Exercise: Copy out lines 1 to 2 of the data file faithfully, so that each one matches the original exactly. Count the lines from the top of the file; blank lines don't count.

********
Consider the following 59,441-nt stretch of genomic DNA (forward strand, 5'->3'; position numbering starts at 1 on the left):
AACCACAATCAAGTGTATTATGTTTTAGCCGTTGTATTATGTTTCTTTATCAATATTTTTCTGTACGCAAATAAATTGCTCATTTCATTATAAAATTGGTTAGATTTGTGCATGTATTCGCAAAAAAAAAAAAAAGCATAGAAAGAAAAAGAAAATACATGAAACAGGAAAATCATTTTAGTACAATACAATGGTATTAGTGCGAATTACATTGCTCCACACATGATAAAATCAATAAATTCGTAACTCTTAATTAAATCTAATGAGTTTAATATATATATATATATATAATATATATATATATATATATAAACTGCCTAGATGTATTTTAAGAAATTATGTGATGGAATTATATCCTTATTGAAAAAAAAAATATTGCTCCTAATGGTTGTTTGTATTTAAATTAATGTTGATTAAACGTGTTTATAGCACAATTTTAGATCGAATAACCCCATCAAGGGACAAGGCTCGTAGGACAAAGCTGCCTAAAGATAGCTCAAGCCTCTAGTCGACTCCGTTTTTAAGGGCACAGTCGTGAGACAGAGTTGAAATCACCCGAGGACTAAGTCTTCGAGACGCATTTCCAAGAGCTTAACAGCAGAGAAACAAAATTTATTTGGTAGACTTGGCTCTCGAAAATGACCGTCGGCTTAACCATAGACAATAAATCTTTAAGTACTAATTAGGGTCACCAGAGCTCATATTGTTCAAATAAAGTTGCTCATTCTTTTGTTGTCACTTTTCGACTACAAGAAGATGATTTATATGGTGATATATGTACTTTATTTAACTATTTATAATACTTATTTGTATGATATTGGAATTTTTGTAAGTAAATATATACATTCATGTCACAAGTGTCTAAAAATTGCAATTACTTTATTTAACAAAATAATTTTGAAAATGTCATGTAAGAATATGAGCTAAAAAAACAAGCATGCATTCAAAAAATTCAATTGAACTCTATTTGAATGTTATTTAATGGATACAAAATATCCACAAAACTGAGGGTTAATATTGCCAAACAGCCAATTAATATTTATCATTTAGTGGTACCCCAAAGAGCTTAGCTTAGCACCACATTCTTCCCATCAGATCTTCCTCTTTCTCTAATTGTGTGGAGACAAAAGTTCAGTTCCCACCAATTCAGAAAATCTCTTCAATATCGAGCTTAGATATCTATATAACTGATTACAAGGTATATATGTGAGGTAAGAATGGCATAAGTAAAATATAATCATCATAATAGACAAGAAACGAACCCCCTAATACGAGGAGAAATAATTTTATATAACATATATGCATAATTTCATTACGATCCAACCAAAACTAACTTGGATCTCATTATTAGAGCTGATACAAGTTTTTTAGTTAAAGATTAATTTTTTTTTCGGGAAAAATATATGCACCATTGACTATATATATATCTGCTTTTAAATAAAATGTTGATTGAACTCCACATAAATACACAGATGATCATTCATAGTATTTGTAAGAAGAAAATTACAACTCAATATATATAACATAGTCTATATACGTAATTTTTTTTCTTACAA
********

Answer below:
Consider the following 59,441-nt stretch of genomic DNA (forward strand, 5'->3'; position numbering starts at 1 on the left):
AACCACAATCAAGTGTATTATGTTTTAGCCGTTGTATTATGTTTCTTTATCAATATTTTTCTGTACGCAAATAAATTGCTCATTTCATTATAAAATTGGTTAGATTTGTGCATGTATTCGCAAAAAAAAAAAAAAGCATAGAAAGAAAAAGAAAATACATGAAACAGGAAAATCATTTTAGTACAATACAATGGTATTAGTGCGAATTACATTGCTCCACACATGATAAAATCAATAAATTCGTAACTCTTAATTAAATCTAATGAGTTTAATATATATATATATATATAATATATATATATATATATATAAACTGCCTAGATGTATTTTAAGAAATTATGTGATGGAATTATATCCTTATTGAAAAAAAAAATATTGCTCCTAATGGTTGTTTGTATTTAAATTAATGTTGATTAAACGTGTTTATAGCACAATTTTAGATCGAATAACCCCATCAAGGGACAAGGCTCGTAGGACAAAGCTGCCTAAAGATAGCTCAAGCCTCTAGTCGACTCCGTTTTTAAGGGCACAGTCGTGAGACAGAGTTGAAATCACCCGAGGACTAAGTCTTCGAGACGCATTTCCAAGAGCTTAACAGCAGAGAAACAAAATTTATTTGGTAGACTTGGCTCTCGAAAATGACCGTCGGCTTAACCATAGACAATAAATCTTTAAGTACTAATTAGGGTCACCAGAGCTCATATTGTTCAAATAAAGTTGCTCATTCTTTTGTTGTCACTTTTCGACTACAAGAAGATGATTTATATGGTGATATATGTACTTTATTTAACTATTTATAATACTTATTTGTATGATATTGGAATTTTTGTAAGTAAATATATACATTCATGTCACAAGTGTCTAAAAATTGCAATTACTTTATTTAACAAAATAATTTTGAAAATGTCATGTAAGAATATGAGCTAAAAAAACAAGCATGCATTCAAAAAATTCAATTGAACTCTATTTGAATGTTATTTAATGGATACAAAATATCCACAAAACTGAGGGTTAATATTGCCAAACAGCCAATTAATATTTATCATTTAGTGGTACCCCAAAGAGCTTAGCTTAGCACCACATTCTTCCCATCAGATCTTCCTCTTTCTCTAATTGTGTGGAGACAAAAGTTCAGTTCCCACCAATTCAGAAAATCTCTTCAATATCGAGCTTAGATATCTATATAACTGATTACAAGGTATATATGTGAGGTAAGAATGGCATAAGTAAAATATAATCATCATAATAGACAAGAAACGAACCCCCTAATACGAGGAGAAATAATTTTATATAACATATATGCATAATTTCATTACGATCCAACCAAAACTAACTTGGATCTCATTATTAGAGCTGATACAAGTTTTTTAGTTAAAGATTAATTTTTTTTTCGGGAAAAATATATGCACCATTGACTATATATATATCTGCTTTTAAATAAAATGTTGATTGAACTCCACATAAATACACAGATGATCATTCATAGTATTTGTAAGAAGAAAATTACAACTCAATATATATAACATAGTCTATATACGTAATTTTTTTTCTTACAA